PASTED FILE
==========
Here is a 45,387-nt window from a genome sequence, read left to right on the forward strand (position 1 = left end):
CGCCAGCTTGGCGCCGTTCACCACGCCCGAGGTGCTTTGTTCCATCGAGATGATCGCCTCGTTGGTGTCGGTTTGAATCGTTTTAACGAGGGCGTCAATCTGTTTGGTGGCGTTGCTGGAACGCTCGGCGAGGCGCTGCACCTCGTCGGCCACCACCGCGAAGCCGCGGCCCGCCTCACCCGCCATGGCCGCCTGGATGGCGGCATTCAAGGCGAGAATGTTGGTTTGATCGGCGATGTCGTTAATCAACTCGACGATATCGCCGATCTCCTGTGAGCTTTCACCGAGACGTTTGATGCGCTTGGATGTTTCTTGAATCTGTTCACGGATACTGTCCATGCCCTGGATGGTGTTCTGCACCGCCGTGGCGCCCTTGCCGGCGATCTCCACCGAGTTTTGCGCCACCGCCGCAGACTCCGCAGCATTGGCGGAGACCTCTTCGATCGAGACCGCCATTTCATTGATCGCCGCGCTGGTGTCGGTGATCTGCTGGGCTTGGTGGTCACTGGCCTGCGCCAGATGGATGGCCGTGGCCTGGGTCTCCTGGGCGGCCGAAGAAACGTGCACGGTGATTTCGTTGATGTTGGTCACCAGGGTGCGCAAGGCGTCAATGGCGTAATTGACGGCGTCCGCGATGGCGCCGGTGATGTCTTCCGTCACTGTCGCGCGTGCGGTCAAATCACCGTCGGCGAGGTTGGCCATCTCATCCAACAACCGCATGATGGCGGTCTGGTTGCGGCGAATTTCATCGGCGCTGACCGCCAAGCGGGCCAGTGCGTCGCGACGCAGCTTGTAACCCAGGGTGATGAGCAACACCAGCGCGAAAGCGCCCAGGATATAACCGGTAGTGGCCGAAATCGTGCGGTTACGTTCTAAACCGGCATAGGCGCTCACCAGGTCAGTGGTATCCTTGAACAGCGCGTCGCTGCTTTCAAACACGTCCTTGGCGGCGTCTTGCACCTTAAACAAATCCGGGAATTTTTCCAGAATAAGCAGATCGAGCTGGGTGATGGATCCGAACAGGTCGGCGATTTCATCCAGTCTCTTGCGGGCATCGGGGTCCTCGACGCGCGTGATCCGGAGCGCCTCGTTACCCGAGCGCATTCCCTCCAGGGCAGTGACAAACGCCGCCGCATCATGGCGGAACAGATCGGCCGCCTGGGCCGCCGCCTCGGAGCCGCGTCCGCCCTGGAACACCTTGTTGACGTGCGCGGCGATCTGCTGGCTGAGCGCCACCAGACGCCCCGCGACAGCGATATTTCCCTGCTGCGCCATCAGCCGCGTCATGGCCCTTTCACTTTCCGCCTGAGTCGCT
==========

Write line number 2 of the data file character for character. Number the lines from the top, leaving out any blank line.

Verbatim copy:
CGCCAGCTTGGCGCCGTTCACCACGCCCGAGGTGCTTTGTTCCATCGAGATGATCGCCTCGTTGGTGTCGGTTTGAATCGTTTTAACGAGGGCGTCAATCTGTTTGGTGGCGTTGCTGGAACGCTCGGCGAGGCGCTGCACCTCGTCGGCCACCACCGCGAAGCCGCGGCCCGCCTCACCCGCCATGGCCGCCTGGATGGCGGCATTCAAGGCGAGAATGTTGGTTTGATCGGCGATGTCGTTAATCAACTCGACGATATCGCCGATCTCCTGTGAGCTTTCACCGAGACGTTTGATGCGCTTGGATGTTTCTTGAATCTGTTCACGGATACTGTCCATGCCCTGGATGGTGTTCTGCACCGCCGTGGCGCCCTTGCCGGCGATCTCCACCGAGTTTTGCGCCACCGCCGCAGACTCCGCAGCATTGGCGGAGACCTCTTCGATCGAGACCGCCATTTCATTGATCGCCGCGCTGGTGTCGGTGATCTGCTGGGCTTGGTGGTCACTGGCCTGCGCCAGATGGATGGCCGTGGCCTGGGTCTCCTGGGCGGCCGAAGAAACGTGCACGGTGATTTCGTTGATGTTGGTCACCAGGGTGCGCAAGGCGTCAATGGCGTAATTGACGGCGTCCGCGATGGCGCCGGTGATGTCTTCCGTCACTGTCGCGCGTGCGGTCAAATCACCGTCGGCGAGGTTGGCCATCTCATCCAACAACCGCATGATGGCGGTCTGGTTGCGGCGAATTTCATCGGCGCTGACCGCCAAGCGGGCCAGTGCGTCGCGACGCAGCTTGTAACCCAGGGTGATGAGCAACACCAGCGCGAAAGCGCCCAGGATATAACCGGTAGTGGCCGAAATCGTGCGGTTACGTTCTAAACCGGCATAGGCGCTCACCAGGTCAGTGGTATCCTTGAACAGCGCGTCGCTGCTTTCAAACACGTCCTTGGCGGCGTCTTGCACCTTAAACAAATCCGGGAATTTTTCCAGAATAAGCAGATCGAGCTGGGTGATGGATCCGAACAGGTCGGCGATTTCATCCAGTCTCTTGCGGGCATCGGGGTCCTCGACGCGCGTGATCCGGAGCGCCTCGTTACCCGAGCGCATTCCCTCCAGGGCAGTGACAAACGCCGCCGCATCATGGCGGAACAGATCGGCCGCCTGGGCCGCCGCCTCGGAGCCGCGTCCGCCCTGGAACACCTTGTTGACGTGCGCGGCGATCTGCTGGCTGAGCGCCACCAGACGCCCCGCGACAGCGATATTTCCCTGCTGCGCCATCAGCCGCGTCATGGCCCTTTCACTTTCCGCCTGAGTCGCT